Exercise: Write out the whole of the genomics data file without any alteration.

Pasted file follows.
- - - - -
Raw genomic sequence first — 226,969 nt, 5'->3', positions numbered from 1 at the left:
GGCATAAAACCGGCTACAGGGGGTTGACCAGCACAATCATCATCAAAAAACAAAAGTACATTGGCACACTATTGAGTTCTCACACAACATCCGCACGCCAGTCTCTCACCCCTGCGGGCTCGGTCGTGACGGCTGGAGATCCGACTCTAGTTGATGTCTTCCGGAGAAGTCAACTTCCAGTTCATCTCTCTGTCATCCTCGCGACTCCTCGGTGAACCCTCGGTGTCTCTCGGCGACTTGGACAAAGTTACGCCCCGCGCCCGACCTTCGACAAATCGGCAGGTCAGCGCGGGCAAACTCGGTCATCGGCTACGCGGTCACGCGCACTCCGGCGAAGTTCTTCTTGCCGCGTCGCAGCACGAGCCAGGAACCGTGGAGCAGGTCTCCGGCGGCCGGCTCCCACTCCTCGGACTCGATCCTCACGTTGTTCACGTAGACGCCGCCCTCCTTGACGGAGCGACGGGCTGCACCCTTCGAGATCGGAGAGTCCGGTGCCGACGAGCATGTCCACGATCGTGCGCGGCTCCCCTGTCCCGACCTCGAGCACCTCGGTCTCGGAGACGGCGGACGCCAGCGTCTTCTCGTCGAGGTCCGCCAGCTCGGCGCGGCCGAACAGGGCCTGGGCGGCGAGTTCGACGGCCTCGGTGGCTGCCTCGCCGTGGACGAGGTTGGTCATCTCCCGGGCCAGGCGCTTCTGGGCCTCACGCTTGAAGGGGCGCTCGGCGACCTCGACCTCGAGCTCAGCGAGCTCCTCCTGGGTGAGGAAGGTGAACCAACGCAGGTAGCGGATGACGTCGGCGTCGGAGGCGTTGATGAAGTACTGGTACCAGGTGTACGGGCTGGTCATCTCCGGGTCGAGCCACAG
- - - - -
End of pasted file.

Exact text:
Raw genomic sequence first — 226,969 nt, 5'->3', positions numbered from 1 at the left:
GGCATAAAACCGGCTACAGGGGGTTGACCAGCACAATCATCATCAAAAAACAAAAGTACATTGGCACACTATTGAGTTCTCACACAACATCCGCACGCCAGTCTCTCACCCCTGCGGGCTCGGTCGTGACGGCTGGAGATCCGACTCTAGTTGATGTCTTCCGGAGAAGTCAACTTCCAGTTCATCTCTCTGTCATCCTCGCGACTCCTCGGTGAACCCTCGGTGTCTCTCGGCGACTTGGACAAAGTTACGCCCCGCGCCCGACCTTCGACAAATCGGCAGGTCAGCGCGGGCAAACTCGGTCATCGGCTACGCGGTCACGCGCACTCCGGCGAAGTTCTTCTTGCCGCGTCGCAGCACGAGCCAGGAACCGTGGAGCAGGTCTCCGGCGGCCGGCTCCCACTCCTCGGACTCGATCCTCACGTTGTTCACGTAGACGCCGCCCTCCTTGACGGAGCGACGGGCTGCACCCTTCGAGATCGGAGAGTCCGGTGCCGACGAGCATGTCCACGATCGTGCGCGGCTCCCCTGTCCCGACCTCGAGCACCTCGGTCTCGGAGACGGCGGACGCCAGCGTCTTCTCGTCGAGGTCCGCCAGCTCGGCGCGGCCGAACAGGGCCTGGGCGGCGAGTTCGACGGCCTCGGTGGCTGCCTCGCCGTGGACGAGGTTGGTCATCTCCCGGGCCAGGCGCTTCTGGGCCTCACGCTTGAAGGGGCGCTCGGCGACCTCGACCTCGAGCTCAGCGAGCTCCTCCTGGGTGAGGAAGGTGAACCAACGCAGGTAGCGGATGACGTCGGCGTCGGAGGCGTTGATGAAGTACTGGTACCAGGTGTACGGGCTGGTCATCTCCGGGTCGAGCCACAG